Birkenstock is a German based company that is known for it’s unique appearance, surprising comfort, and environmentally conscious roots. There’s undeniably a stereotype when it comes to people who wear Birkenstocks. Perhaps a vegetarian hipster or a backpacking hippie comes to mind? In addition to being quite popular recently, this innate association with Birkenstock and environmentalists prompted a curiosity in the actual environmental qualities of the company. Our group’s main focus was to challenge this alleged belief that Birkenstock is a “green” company, and if they are, are there ways they can still improve. After researching the topic, it’s clear that Birkenstock makes a deliberate effort to produce shoes in an environmentally conscious way, as seen through investigating the waste life cycle. Specifically in this essay, I’m going to be focusing on the waste component, yet the findings of the raw materials and energy portions don’t fall short of progressive either.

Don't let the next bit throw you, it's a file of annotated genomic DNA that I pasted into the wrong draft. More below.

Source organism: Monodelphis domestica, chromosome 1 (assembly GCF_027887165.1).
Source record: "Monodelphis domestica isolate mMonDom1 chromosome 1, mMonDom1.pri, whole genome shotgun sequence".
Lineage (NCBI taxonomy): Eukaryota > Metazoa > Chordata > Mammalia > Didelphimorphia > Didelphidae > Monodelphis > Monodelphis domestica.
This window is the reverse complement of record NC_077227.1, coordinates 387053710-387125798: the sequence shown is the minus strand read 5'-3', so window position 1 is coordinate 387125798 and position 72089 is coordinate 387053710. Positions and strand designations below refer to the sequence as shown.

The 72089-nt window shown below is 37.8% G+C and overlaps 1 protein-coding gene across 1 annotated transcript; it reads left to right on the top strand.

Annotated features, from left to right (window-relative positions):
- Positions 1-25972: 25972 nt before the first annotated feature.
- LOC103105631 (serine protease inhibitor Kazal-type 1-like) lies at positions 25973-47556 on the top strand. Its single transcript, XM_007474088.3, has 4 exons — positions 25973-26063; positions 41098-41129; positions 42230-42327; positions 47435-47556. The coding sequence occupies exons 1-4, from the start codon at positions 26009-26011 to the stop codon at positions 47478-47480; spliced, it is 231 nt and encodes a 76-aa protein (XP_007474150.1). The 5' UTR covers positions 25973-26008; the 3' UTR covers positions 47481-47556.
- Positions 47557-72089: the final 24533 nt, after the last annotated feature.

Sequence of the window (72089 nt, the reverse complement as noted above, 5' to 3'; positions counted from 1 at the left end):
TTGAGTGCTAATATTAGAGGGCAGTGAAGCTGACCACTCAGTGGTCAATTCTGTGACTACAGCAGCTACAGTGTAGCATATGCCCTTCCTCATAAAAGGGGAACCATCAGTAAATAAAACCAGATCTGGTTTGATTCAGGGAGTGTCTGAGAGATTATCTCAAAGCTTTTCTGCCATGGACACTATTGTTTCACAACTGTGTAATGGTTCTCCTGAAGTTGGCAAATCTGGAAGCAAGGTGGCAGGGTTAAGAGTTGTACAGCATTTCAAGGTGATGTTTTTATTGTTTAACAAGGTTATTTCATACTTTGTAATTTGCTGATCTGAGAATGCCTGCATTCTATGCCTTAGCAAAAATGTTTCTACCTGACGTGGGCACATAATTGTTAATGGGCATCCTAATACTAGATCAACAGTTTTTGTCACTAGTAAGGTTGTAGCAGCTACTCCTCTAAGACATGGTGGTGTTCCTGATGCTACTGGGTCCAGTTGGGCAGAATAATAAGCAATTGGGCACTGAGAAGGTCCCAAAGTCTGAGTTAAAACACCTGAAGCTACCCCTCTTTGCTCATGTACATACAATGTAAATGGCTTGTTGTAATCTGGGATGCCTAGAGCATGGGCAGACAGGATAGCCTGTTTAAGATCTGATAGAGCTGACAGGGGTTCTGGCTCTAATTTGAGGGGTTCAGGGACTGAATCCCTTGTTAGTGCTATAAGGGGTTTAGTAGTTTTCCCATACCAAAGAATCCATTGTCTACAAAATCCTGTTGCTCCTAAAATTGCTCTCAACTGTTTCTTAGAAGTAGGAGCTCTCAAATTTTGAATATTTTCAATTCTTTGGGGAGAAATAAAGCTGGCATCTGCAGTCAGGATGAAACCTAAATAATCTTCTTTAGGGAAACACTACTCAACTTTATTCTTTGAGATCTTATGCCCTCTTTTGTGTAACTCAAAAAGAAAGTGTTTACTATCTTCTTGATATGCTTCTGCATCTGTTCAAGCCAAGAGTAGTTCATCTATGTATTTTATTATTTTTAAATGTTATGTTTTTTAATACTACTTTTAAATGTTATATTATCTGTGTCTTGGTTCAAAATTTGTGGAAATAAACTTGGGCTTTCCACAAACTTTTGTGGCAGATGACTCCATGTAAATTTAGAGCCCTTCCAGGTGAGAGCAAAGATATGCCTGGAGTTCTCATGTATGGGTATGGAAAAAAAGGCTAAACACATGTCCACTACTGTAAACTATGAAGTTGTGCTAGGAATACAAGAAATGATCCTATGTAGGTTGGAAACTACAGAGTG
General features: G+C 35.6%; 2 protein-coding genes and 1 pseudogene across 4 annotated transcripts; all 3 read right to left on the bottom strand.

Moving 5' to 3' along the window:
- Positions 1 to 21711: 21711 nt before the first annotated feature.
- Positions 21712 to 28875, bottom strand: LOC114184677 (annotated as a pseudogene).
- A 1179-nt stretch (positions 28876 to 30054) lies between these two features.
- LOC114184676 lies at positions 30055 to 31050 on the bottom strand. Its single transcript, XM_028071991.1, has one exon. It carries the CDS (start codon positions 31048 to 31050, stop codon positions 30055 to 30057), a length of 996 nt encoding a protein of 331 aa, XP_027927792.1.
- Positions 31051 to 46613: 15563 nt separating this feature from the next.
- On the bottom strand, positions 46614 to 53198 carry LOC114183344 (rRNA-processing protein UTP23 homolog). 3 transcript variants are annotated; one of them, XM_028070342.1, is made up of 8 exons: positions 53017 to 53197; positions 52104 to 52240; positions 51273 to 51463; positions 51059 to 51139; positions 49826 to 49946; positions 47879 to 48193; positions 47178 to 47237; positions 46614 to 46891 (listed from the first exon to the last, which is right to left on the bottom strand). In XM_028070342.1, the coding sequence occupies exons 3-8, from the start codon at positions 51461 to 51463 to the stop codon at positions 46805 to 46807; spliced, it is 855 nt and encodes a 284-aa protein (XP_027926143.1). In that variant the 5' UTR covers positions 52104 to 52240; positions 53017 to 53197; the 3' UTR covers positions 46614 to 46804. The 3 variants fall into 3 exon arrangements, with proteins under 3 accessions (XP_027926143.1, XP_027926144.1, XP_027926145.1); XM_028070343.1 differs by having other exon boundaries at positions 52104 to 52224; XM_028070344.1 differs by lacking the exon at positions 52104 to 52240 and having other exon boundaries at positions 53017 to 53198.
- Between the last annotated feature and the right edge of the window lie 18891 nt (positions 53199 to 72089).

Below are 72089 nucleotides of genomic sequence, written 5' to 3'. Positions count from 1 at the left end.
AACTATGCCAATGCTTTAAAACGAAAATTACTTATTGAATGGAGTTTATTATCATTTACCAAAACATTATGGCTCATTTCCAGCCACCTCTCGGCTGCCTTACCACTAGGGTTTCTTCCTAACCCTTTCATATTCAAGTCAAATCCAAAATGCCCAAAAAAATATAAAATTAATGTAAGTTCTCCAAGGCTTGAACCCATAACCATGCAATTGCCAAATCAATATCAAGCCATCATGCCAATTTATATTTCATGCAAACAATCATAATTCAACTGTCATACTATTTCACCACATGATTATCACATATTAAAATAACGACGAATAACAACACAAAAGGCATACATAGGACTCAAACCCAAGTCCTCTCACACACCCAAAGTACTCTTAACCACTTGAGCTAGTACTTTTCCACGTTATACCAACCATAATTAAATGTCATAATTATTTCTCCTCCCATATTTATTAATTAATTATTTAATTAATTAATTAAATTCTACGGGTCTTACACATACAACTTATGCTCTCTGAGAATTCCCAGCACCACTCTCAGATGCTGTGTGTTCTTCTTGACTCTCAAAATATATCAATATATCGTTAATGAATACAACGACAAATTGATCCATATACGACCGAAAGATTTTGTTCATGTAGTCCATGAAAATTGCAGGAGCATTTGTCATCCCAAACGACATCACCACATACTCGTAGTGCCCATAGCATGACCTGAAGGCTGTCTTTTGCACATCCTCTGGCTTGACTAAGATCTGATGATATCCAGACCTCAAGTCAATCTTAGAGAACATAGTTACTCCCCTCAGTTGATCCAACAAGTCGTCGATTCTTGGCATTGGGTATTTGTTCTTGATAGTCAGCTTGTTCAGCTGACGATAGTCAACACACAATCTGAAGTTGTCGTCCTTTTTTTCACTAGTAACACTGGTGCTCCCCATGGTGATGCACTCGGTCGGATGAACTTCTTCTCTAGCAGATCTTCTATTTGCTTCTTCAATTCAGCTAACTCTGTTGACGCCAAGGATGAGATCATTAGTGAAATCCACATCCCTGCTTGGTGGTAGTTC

From their origins, most of the raw materials used for the shoes come from fairly natural processes. The main component of the shoe, the sole, is made of raw materials like cork, latex, and jute (The Raw Material in the Birkenstock Footbed). Cork is acquired from the cork tree by peeling a layer of bark at least five centimeters thick. This procedure is only repeated every nine years by law in order to help the tree grow (Why Cork Is So Incredibly Green). From the start, cork is very environmentally friendly, as it requires zero inputs: no pesticides, no irrigation, and no pruning required. There are no toxic byproducts that affect the workers extracting the cork, as well as no byproducts being released into the environment. In fact, most factories use the cork dust, a byproduct of production, in up to 90% of the energy used in processing cork (Why Cork Is So Incredibly Green). Big machinery is also not required, as a skilled worker with a small hatchet performs the extraction process. The cork used by Birkenstock is actually a byproduct of Portugal’s wine industry, so not only is the initial cork acquisition ecofriendly, the specific cork they use is recycled (How Green Are Birkenstocks?). The natural rubber latex and jute used for the shoes are also free of toxic byproducts and acquired in a way that preserves the ecological cycle (Sheppard). However, the leather that comprises the strap is an exception. Leather production produces waterborne, airborne, and solid wastes throughout its processing (Joseph). In almost every step of the process, resulting wastewater has shown to have toxic components like salt, blood, dirt, hair, alkaline solutions, and non-exhausted chromium (Environmental Hazards of Leather). Birkenstock does not openly communicate about a policy for environmentally friendly leather tanning, but the typical tannery process exposes workers to arsenic, fumes, dusts, and malodors, making for an extremely contaminated working environment (Environmental Hazards of Leather). Since leather is usually chrome-tanned, there is a significant amount of chromium related waste in the form of shavings or leftover trimmings from the animal used for the leather (Cabeza).